Parliamentary vote reflects divisions within Morocco’s ruling coalition

The vote for speaker again showed the friction in the ruling coalition despite Moroccan prime minister’s claim that his government “is united.”
Sunday 21/10/2018
A file picture shows Moroccan Prime Minister Saad Eddine El Othmani speaking at the Moroccan Parliament in Rabat. (Reuters)
Cold shoulder. A file picture shows Moroccan Prime Minister Saad Eddine El Othmani speaking at the Moroccan Parliament in Rabat. (Reuters)

CASABLANCA - The Islamist ruling Justice and Development Party’s failure to convince Morocco’s coalition government parties to support its candidate for speaker of the House of Councillors reflects deep divisions among the allies, analysts said.

Hakim Benchamach, secretary-general of the opposition Authenticity and Modernity Party, was re-elected House speaker, defeating Nabil Chikhi, a last-minute candidate nominated by the Justice and Development Party (PJD), on a 63-19 vote.

Benchamach said he was aware of the weight of responsibility after the House renewed confidence in him, especially with Morocco dealing with growing challenges and reforms that should no longer be postponed.

The National Rally of Independence (RNI), the Constitutional Union (UC), the Popular Movement (MP) and the Socialist Union of Popular Forces (USFP), which are part of the majority government, voted for Benchamach.

The PJD, Party of Progress and Socialism, RNI, MP, UC and USFP form the current government.

The vote for speaker again showed the friction in the ruling coalition despite Moroccan Prime Minister Saad Eddine El Othmani’s claim that his government “is united, moves, thinks and acts in a collective way to find solutions to the citizens’ problems.”

Political analyst Hafid Ezzahri said the election was proof that the ruling coalition parties were not on the same wavelength.

“The failure to present a candidate agreed on by the coalition parties and the PJD’s decision to nominate a candidate from its own party without their approval only one day before the election prove the deep disagreements between the ruling party and its allies,” said Ezzahri.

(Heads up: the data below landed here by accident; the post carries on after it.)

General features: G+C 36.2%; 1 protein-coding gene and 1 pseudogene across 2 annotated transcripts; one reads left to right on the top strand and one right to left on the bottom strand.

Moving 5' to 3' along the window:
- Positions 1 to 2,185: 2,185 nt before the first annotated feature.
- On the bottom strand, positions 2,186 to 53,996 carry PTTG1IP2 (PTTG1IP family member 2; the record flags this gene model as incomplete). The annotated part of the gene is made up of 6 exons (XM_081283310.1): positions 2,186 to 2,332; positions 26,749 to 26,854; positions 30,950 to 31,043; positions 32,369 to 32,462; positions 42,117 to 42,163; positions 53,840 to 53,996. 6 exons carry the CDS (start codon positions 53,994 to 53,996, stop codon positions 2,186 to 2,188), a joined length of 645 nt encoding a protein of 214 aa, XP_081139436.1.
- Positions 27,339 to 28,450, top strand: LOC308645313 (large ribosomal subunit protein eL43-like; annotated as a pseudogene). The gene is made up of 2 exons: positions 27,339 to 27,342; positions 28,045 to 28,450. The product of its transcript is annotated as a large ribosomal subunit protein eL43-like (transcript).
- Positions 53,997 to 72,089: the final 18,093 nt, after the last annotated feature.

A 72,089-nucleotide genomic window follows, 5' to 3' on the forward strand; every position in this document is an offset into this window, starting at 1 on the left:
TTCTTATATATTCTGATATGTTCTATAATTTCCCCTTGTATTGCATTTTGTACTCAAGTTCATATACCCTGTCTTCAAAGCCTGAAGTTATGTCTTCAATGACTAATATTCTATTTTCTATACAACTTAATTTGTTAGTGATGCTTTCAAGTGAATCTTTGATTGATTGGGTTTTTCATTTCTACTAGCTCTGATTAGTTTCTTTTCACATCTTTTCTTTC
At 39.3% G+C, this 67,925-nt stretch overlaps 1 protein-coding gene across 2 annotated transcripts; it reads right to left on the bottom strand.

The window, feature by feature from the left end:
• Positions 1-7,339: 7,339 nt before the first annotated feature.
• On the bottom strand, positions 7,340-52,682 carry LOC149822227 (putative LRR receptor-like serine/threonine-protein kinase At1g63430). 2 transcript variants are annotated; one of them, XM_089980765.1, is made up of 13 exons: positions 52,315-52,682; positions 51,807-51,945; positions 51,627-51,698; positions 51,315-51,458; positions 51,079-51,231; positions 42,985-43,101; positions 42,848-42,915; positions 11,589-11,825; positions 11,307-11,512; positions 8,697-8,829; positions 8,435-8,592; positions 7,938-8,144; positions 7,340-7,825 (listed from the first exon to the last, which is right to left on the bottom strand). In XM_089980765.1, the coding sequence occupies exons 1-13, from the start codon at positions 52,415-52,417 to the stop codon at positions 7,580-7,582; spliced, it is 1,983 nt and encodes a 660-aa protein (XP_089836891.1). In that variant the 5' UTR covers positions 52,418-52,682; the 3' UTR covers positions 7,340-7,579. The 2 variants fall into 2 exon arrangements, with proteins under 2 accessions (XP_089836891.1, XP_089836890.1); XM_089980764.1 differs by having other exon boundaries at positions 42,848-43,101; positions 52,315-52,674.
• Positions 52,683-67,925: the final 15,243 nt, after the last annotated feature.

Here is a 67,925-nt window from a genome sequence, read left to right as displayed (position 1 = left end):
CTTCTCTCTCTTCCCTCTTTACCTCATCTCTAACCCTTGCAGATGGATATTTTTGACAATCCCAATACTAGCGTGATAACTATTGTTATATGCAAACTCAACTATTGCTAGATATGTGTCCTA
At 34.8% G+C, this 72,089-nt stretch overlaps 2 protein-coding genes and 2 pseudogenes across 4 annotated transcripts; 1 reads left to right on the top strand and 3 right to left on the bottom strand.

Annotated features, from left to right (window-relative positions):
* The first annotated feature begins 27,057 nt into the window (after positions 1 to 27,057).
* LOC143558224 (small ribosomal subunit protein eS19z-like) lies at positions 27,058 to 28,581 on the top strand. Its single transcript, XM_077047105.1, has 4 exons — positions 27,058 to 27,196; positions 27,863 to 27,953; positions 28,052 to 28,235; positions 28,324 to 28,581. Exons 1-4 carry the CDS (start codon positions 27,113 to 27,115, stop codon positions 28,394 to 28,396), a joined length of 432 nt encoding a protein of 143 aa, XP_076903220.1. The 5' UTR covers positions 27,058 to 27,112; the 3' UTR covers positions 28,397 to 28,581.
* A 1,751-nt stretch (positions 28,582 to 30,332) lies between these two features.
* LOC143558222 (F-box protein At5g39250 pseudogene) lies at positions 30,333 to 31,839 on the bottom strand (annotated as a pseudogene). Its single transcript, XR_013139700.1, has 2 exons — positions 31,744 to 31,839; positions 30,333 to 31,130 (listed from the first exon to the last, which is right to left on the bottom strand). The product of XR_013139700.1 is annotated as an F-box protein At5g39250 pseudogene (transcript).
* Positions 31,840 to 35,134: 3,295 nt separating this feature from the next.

Othmani was quoted by the Assabah newspaper as saying recent altercations between members of his party and the RNI will not bring down the government. He described them as a “marital dispute.”

PJD Secretary-General Abdelali Hamidine in August called on the RNI to leave the government, prompting the party to hit back with a virulent statement from RNI member Rachid Talbi Alami.

Alami, who is minister of Youth and Sport, said the victory of the RNI candidate in the M’Diq by-election was a political message that “citizens trust only the RNI.” He accused the PJD of having undertaken since 2010 “a political project aimed at harming people.”

PJD Deputy Secretary-General Slimane El Omrani answered with a long statement on his Facebook page, expressing PJD’s indignation at the attack on his party, its principles and foundations.

“These are serious, harmful and unacceptable positions [which] blatantly violate the majority charter of which your party is signatory,” wrote Omrani. “Is it a personal opinion or that of the party? It must be clear.”

“Would you have forgotten that your party had barely survived 37 seats but had somehow controlled the negotiations of the formation of the government that was assigned to Abdelilah Benkirane?” Omrani asked.

The PJD won the October 2017 election but was unable to form a coalition government.

Negotiations between the PJD and the RNI on forming a government have been stalled for months since talks between Benkirane, a former prime minister from the PJD, and RNI’s Aziz Akhannouch reached an impasse.

Moroccan King Mohammed VI replaced Benkirane with Othmani, who pulled together a coalition government.

Political analyst Mohammed El Omrani told news website Hespress that he ruled out there would be a coalition government that would bring the PJD and the RNI together.

Ezzahri said the coalition government could collapse at any time, due to differences between its members. If the government falls, there would be new elections.

“The coalition parties are more concerned about their internal affairs than the files that are waiting to be dealt with, especially after the king’s speeches that urged the government to do more to address the country’s social and economic problems,” said Ezzahri.